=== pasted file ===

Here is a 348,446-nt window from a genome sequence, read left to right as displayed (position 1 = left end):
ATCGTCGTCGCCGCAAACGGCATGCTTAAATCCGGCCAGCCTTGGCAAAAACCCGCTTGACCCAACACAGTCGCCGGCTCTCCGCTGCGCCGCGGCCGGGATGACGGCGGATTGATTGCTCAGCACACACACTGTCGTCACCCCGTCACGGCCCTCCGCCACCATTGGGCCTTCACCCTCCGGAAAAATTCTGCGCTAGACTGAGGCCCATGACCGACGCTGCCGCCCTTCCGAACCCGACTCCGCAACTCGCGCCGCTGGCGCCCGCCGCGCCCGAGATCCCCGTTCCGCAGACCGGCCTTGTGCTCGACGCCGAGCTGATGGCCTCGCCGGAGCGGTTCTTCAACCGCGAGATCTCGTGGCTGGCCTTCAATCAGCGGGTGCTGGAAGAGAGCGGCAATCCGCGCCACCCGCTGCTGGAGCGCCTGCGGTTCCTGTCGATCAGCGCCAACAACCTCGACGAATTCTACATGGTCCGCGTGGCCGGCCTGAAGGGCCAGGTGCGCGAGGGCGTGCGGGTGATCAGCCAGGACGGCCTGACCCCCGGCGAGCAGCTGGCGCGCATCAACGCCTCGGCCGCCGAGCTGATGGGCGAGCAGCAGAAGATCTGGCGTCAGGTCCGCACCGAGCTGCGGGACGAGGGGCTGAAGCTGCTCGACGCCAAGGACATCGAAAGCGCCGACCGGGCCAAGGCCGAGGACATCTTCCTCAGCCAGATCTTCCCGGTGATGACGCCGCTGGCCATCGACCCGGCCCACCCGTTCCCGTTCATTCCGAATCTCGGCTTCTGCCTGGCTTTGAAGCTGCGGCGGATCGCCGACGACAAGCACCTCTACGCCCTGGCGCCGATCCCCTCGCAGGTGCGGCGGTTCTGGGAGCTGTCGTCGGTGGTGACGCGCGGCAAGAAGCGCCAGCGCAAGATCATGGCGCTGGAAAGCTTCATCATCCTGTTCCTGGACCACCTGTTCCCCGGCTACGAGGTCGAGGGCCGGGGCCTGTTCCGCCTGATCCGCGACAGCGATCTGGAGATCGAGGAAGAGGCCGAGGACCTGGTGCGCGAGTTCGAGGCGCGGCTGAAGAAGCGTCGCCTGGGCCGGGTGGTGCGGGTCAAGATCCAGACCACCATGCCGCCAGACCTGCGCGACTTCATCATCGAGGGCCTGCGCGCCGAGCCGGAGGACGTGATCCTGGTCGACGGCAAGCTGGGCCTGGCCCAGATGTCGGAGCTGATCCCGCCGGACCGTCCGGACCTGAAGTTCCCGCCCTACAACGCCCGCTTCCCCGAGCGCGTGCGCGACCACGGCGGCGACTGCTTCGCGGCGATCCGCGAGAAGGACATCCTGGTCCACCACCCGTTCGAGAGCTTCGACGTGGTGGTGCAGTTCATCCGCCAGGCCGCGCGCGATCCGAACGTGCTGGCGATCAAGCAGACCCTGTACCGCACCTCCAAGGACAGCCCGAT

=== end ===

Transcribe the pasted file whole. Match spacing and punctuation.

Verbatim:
Here is a 348,446-nt window from a genome sequence, read left to right as displayed (position 1 = left end):
ATCGTCGTCGCCGCAAACGGCATGCTTAAATCCGGCCAGCCTTGGCAAAAACCCGCTTGACCCAACACAGTCGCCGGCTCTCCGCTGCGCCGCGGCCGGGATGACGGCGGATTGATTGCTCAGCACACACACTGTCGTCACCCCGTCACGGCCCTCCGCCACCATTGGGCCTTCACCCTCCGGAAAAATTCTGCGCTAGACTGAGGCCCATGACCGACGCTGCCGCCCTTCCGAACCCGACTCCGCAACTCGCGCCGCTGGCGCCCGCCGCGCCCGAGATCCCCGTTCCGCAGACCGGCCTTGTGCTCGACGCCGAGCTGATGGCCTCGCCGGAGCGGTTCTTCAACCGCGAGATCTCGTGGCTGGCCTTCAATCAGCGGGTGCTGGAAGAGAGCGGCAATCCGCGCCACCCGCTGCTGGAGCGCCTGCGGTTCCTGTCGATCAGCGCCAACAACCTCGACGAATTCTACATGGTCCGCGTGGCCGGCCTGAAGGGCCAGGTGCGCGAGGGCGTGCGGGTGATCAGCCAGGACGGCCTGACCCCCGGCGAGCAGCTGGCGCGCATCAACGCCTCGGCCGCCGAGCTGATGGGCGAGCAGCAGAAGATCTGGCGTCAGGTCCGCACCGAGCTGCGGGACGAGGGGCTGAAGCTGCTCGACGCCAAGGACATCGAAAGCGCCGACCGGGCCAAGGCCGAGGACATCTTCCTCAGCCAGATCTTCCCGGTGATGACGCCGCTGGCCATCGACCCGGCCCACCCGTTCCCGTTCATTCCGAATCTCGGCTTCTGCCTGGCTTTGAAGCTGCGGCGGATCGCCGACGACAAGCACCTCTACGCCCTGGCGCCGATCCCCTCGCAGGTGCGGCGGTTCTGGGAGCTGTCGTCGGTGGTGACGCGCGGCAAGAAGCGCCAGCGCAAGATCATGGCGCTGGAAAGCTTCATCATCCTGTTCCTGGACCACCTGTTCCCCGGCTACGAGGTCGAGGGCCGGGGCCTGTTCCGCCTGATCCGCGACAGCGATCTGGAGATCGAGGAAGAGGCCGAGGACCTGGTGCGCGAGTTCGAGGCGCGGCTGAAGAAGCGTCGCCTGGGCCGGGTGGTGCGGGTCAAGATCCAGACCACCATGCCGCCAGACCTGCGCGACTTCATCATCGAGGGCCTGCGCGCCGAGCCGGAGGACGTGATCCTGGTCGACGGCAAGCTGGGCCTGGCCCAGATGTCGGAGCTGATCCCGCCGGACCGTCCGGACCTGAAGTTCCCGCCCTACAACGCCCGCTTCCCCGAGCGCGTGCGCGACCACGGCGGCGACTGCTTCGCGGCGATCCGCGAGAAGGACATCCTGGTCCACCACCCGTTCGAGAGCTTCGACGTGGTGGTGCAGTTCATCCGCCAGGCCGCGCGCGATCCGAACGTGCTGGCGATCAAGCAGACCCTGTACCGCACCTCCAAGGACAGCCCGAT